Former U. S. Senator Paul S. Sarbanes, the Democrat from Maryland, was an unusual politician. He was soft-spoken, reserved and, apparent to all, blessed with a first-class mind.
He died Sunday at the age of 87. My guess is that few people, excluding his family, knew of any health problems he had. After he retired from Congress in 2007 after 37 years, including six in the House of Representatives, he typically shunned any residual spotlight.
I read once that Democratic Senate leaders would assign detailed, unglamorous tasks to Sarbanes, knowing he would complete them with little or no fanfare. I recall watching him spar with Federal Reserve Chair Alan Greenspan, able to match wits and intelligence with the deliberately obtuse finance guru.
Further, I remember his serving on the House Judiciary Committee, asking tough questions in his steady, dogged fashion during the Watergate impeachment hearings in the early 1970s.
Flash and self-promotion were not part of Sarbanes’ arsenal of personal traits. He preferred operating effectively outside the scope of media glare. Yet, he repeatedly won elections by large margins.
His brainpower, sharpened at Princeton University, Oxford University (as a Rhodes Scholar) and Harvard Law School, was his calling card. So were his integrity and work ethic.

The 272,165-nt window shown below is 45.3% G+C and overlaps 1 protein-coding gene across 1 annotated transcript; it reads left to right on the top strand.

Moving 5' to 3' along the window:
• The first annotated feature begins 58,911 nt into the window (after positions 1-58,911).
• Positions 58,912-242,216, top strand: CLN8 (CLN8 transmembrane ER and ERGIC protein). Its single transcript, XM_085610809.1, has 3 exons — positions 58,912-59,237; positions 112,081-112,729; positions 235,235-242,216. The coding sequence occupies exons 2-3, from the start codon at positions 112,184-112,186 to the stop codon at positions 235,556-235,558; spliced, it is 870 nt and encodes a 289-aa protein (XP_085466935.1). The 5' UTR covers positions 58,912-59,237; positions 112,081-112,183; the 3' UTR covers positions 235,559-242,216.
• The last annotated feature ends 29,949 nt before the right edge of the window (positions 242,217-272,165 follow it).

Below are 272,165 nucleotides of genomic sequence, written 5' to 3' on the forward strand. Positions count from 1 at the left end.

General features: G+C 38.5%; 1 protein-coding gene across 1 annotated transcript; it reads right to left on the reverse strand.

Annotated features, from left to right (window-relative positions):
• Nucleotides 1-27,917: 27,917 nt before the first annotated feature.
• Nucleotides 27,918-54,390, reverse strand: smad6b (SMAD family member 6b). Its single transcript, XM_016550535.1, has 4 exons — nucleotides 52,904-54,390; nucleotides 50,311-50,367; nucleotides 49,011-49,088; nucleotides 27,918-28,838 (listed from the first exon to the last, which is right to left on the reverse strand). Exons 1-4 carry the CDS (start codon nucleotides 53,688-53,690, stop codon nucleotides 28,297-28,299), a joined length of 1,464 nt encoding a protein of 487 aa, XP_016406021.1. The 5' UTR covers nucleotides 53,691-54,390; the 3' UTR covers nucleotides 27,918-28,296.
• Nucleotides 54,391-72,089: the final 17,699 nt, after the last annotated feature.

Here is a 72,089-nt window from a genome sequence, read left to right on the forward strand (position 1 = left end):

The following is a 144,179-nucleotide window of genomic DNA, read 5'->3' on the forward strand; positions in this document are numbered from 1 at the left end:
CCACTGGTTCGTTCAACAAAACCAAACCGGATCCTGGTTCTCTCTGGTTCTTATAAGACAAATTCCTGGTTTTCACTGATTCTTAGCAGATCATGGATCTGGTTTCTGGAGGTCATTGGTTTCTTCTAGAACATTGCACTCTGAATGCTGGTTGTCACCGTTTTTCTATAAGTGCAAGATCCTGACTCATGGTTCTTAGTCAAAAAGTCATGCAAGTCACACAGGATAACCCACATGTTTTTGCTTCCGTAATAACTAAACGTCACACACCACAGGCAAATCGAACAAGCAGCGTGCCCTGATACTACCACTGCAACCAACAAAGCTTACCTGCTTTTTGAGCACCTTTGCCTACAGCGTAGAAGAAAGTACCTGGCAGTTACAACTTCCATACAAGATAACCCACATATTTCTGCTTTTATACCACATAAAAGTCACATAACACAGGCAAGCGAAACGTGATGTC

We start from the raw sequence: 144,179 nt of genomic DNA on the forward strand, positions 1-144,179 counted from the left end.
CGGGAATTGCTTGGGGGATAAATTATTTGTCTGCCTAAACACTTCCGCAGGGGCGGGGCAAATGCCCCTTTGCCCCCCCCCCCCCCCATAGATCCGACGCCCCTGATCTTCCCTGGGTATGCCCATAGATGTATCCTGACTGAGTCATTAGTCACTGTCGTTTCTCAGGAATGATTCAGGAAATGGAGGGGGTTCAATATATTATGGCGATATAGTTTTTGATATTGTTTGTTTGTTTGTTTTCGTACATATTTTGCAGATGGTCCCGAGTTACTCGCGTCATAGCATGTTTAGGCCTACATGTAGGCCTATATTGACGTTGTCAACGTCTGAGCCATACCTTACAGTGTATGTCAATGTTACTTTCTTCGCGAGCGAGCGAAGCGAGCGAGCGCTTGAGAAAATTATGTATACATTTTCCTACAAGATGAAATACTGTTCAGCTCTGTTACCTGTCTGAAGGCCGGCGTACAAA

On a personal level, I recalled that he attended my mother’s memorial service in October 1989. Neither my brother nor I knew he planned to attend. No fuss, no fanfare. I felt touched by his attendance and kind words to a Baltimore Evening Sun reporter.
Sen. Sarbanes was raised in Salisbury, Md. by his Greek immigrant parents, working as a youth in their restaurant. Though he rose from humble beginnings to membership in the clubby, exclusive U.S. Senate, Sarbanes exhibited no effect, no pretension. He was serious and cerebral.
His son John, now occupies the House of Representatives seat once held by his father.
Paul Sarbanes was a diligent public servant with a keen mind and acclaimed willingness to take on detailed, complex tasks. He represented Marylanders for 37 years by remaining attuned to their concerns.
He advocated for a cleaner, healthier Chesapeake Bay. He authored legislation after the Enron scandal to ensure ethical behavior by accounting firms.
He eschewed the limelight. That was for others.
Columnist Howard Freedlander retired in 2011 as Deputy State Treasurer of the State of Maryland. Previously, he was the executive officer of the Maryland National Guard. He also served as community editor for Chesapeake Publishing, lastly at the Queen Anne’s Record-Observer. In retirement, Howard serves on the boards of several non-profits on the Eastern Shore, Annapolis and Philadelphia.